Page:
The Palestinians are “dehumanized in our media and our culture,” Sosebee says, but there is “a huge opportunity for Palestinians to share their culture with the world, and have it recognized and appreciated.” This, he said, could be done through social media and Hollywood productions, enabling the Palestinians to finally “share their reality and share what life is like on the ground,” providing exposure for a people that he feels are misunderstood and not fully appreciated.

On the other hand, Sosebee, who stressed that he was only giving his personal views and not speaking on behalf of his organization, said the boycott of entertainment produced in or tied to Israel could be “a very effective tool, and a nonviolent tool” that applies economic pressure on the Jewish state “so that real change can take place.” Drawing parallels with boycotts that, he said, helped end apartheid in South Africa and segregation in the American South, Sosebee said anti-Israel boycotts “have nothing to do with religion or race and have everything to do with equality and freedom,” and that there is absolutely “no place on the side of the Palestinian liberation movement for anti-Semites.”

Renowned journalist and filmmaker Abby Martin, a leading voice in independent alternative media, hosts the web series The Empire Files and recently releasing a feature-length documentary film, Empire Files: Gaza Fights for Freedom. Martin told the Media Line that “the tide has turned tremendously across the entirety of alternative media,” which “has become very sympathetic to the Palestinian cause” and “alternative media is spearheading the critique of Israel at this point.”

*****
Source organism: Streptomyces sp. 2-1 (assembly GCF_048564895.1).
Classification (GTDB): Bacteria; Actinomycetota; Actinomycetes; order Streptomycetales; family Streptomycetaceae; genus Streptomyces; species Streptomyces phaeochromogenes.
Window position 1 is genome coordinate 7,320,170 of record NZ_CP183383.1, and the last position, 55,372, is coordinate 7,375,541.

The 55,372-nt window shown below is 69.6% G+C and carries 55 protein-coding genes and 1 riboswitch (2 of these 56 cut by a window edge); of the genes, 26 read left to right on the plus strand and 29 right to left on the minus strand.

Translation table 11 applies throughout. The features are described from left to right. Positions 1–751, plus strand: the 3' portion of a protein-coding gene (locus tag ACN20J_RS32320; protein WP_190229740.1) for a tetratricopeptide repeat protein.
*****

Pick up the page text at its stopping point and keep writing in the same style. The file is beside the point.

“There is a lot that entertainment can do” to expose the hidden realities of the Israeli-Palestinian conflict, Martin says. “There are movies and shows about Palestine every year that are released in Hollywood, but if you look at the framing of these movies” you “rarely hear about Israel for the entirety of the movie.” This, she says, “whitewashes and sanitizes everything that is going on.” Many people only want to approach the subject “from an abstract view” because they “don’t want to deal with the controversy” surrounding Israel’s actions, she says.

Martin said that productions like Empire Files: Gaza Fights for Freedom face significant resistance from American lawmakers, tech giants, and portions of the entertainment industry who view heavy criticism of Israel as antisemitism. “Because we have grown up in American society, understanding that Israel is an extension of the US and needs to be protected at all costs, any criticism of it [Israel], because it’s an exclusively Jewish state, is by definition [perceived to be] anti-Semitic.”

Jacob Sagert is a student at Pepperdine University and an intern in The Media Line’s Press and Policy Student Program.